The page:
YAOUNDÉ, Cameroon –A Catholic priest in Sudan has detailed the disturbing story of survival amid the country’s raging conflict.

Father Jacob Thelekkadan is trapped inside Dar Mariam, the residence of the Salesian Sisters in Shajara, just outside Sudanese capital, Khartoum.

Fighting broke out between two rival armed factions in the capital in April 2023. The Sudanese Armed Forces (SAF) led by General Abdel Fattah al-Burhan and the powerful paramilitary group known as the Rapid Support Forces (RSF) led by Mohamed Hamdan “Hemedti” Dagalo began fighting over the control of the state and its resources.

Describing it as “a forgotten war,” Thelekkadan said it has led to “widespread starvation, destruction and death.”

Johan Viljoen is the Director of the Denis Hurley Peace Institute of the Southern African Bishops’ Conference.

“The war continues to rage in Sudan after more than a year, with hundreds of thousands displaced and exposed to famine, disease and death, as well as frequent aerial bombardments,” he told Crux.

According to the Center for Preventive Action, the civil war has so far triggered the deaths of almost 15,000 people. More than 8.2 million have been displaced, about 2 million of the displaced finding refuge in equally volatile environments like Chad, South Sudan and Ethiopia.

The United Nations says more than 25 million people need humanitarian assistance, and deteriorating food security risks triggering the “world’s largest hunger crisis.”

“It is very difficult for Christians to live out their faith under these conditions. In fact, it is very difficult for anyone to live under these conditions, full stop,” Viljoen said, even as he pointed out there was no evidence Christians were being targeted.

However, for the Comboni Missionaries and Salesian Sisters who have been sheltering at the residence of the religious sisters inside Dar Mariam, surviving armed attacks and aerial bombardments remains a daily experience.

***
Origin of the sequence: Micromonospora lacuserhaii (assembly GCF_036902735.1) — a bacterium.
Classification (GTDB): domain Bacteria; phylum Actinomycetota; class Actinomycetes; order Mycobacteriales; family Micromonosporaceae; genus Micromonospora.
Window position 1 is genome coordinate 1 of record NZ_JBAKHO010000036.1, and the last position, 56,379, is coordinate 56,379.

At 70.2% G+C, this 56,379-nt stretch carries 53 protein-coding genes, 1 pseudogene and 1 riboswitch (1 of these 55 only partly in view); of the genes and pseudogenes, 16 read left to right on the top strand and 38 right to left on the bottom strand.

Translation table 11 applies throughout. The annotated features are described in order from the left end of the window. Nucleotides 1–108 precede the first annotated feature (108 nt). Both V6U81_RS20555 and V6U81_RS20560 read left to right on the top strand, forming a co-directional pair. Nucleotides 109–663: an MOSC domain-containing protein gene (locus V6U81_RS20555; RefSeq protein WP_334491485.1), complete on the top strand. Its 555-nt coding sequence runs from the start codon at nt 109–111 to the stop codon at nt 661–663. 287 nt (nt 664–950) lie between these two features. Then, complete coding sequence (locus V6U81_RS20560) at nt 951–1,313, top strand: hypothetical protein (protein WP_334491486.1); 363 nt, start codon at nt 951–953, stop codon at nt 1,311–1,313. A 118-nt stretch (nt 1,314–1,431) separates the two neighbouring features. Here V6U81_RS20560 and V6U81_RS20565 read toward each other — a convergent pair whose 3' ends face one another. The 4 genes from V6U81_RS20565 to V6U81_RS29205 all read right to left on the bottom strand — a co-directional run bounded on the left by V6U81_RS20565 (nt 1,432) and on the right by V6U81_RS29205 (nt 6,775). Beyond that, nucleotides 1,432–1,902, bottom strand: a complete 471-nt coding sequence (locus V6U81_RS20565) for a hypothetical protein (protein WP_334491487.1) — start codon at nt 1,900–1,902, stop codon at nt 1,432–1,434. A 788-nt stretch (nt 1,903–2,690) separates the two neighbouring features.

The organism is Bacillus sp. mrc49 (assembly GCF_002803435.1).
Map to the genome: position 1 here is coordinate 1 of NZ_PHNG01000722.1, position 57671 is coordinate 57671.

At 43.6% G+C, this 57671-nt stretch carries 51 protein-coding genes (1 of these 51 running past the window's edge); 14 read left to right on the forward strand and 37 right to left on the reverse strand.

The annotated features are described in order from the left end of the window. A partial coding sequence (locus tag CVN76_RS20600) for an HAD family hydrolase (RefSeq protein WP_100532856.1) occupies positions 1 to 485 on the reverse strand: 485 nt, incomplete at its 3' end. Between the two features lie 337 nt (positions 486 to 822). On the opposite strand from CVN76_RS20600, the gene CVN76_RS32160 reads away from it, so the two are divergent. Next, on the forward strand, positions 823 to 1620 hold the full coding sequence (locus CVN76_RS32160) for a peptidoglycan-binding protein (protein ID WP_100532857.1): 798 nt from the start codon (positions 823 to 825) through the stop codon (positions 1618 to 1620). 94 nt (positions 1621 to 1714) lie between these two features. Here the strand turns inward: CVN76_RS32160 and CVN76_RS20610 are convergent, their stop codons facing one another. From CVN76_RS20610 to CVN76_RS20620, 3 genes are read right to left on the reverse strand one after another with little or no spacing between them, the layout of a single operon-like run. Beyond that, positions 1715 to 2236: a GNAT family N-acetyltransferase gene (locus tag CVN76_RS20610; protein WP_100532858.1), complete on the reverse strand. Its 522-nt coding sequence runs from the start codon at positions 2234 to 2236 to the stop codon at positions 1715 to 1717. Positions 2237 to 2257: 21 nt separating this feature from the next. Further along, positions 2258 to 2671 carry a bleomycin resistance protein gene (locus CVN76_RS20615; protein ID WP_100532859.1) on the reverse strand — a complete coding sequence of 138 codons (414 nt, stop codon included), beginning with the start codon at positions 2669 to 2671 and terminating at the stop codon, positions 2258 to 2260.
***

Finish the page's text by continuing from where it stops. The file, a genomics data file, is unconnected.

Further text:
For instance, the community was first bombed on November 3, 2023.

“With the experience of the nearness of God especially in these months of war, to all in Dar Mariam, some of the people including children and young ones, have come closer in their relationship with God!” Thelekkadan said in his May 28 statement.

“Thus they participate in the daily morning Eucharist, the daily evening rosary service and to crown it all, the daily half-hour adoration of the Blessed Sacrament in the evening with the recitation of the Chaplet to the Divine Mercy,” the priest said.

He disclosed that out of all thirteen parishes in Khartoum, only two continue to celebrate Mass every Sunday. Dar Mariam, the community of the Daughters of Mary Help of Christians (FMA) – also known as the Salesian Sisters of Don Bosco – is one of these two.

“The experience of Dar Mariam inmates of the nearness of God has brought a serene and peaceful atmosphere within! Thus, though suffering on many accounts, in Dar Mariam there reigns an atmosphere of peace, joy, contentment and cheerfulness!” Thelekkadan added.

The priest is not however a member of the order. He served as the director of St. Joseph Vocational Training Center in Khartoum, but when the war broke out, members of his community were forced to flee.

However, Thelekkadan made a different choice. He decided to remain in the country and sought refuge at Dar Mariam. According to him, the Salesian Sisters at Dar Mariam had already engaged in “a prophetic and remarkable mission” to serve the poor, and he wanted to be part of it.

“I offered my service to them which they kindly and gratefully accepted,” he said.

The priest said as the war spread, fleeing people saw Dar Mariam as a sanctuary. That sanctuary, however, eventually came under attack.

“A deadly bomb exploded in the residence of the sisters, destroying three rooms and other properties of the inmates. But the Providence of God reigned even at this tragic moment. One sister, a volunteer teacher, three children and their mother sustained injuries from this bombing though not life threatening,” the priest said.

A subsequent attack took place two days later, destroying a classroom adjacent to the sister’s residence. The continued attacks prompted an evacuation process, which was halted by yet another attack.

“Once again, Divine Providence did not allow any harm to any of the inmates in Dar Mariam,” Thelekkadan recalls.

He said that at the close of December 2023, Shajara found itself surrounded by the Rapid Support Forces (RSF), leading to the closure of markets, shops, pharmacies, and other essential amenities. The resulting hunger crisis struck Dar Mariam, where the sisters struggled to provide sustenance for those seeking refuge within the community.

This followed the complete cutoff of electrical power from May 2023. With no access to charcoal or cooking gas, some generous individuals ventured outside the safety of Dar Mariam, risking their lives to collect dry branches from trees for firewood to cook food.

Viljoen told Crux he was appealing to the warring factions “to stop the insanity immediately.”

“If the scale of destruction and killing continues, whoever wins will have won a pyrrhic victory. There will be nothing left to rule,” he said.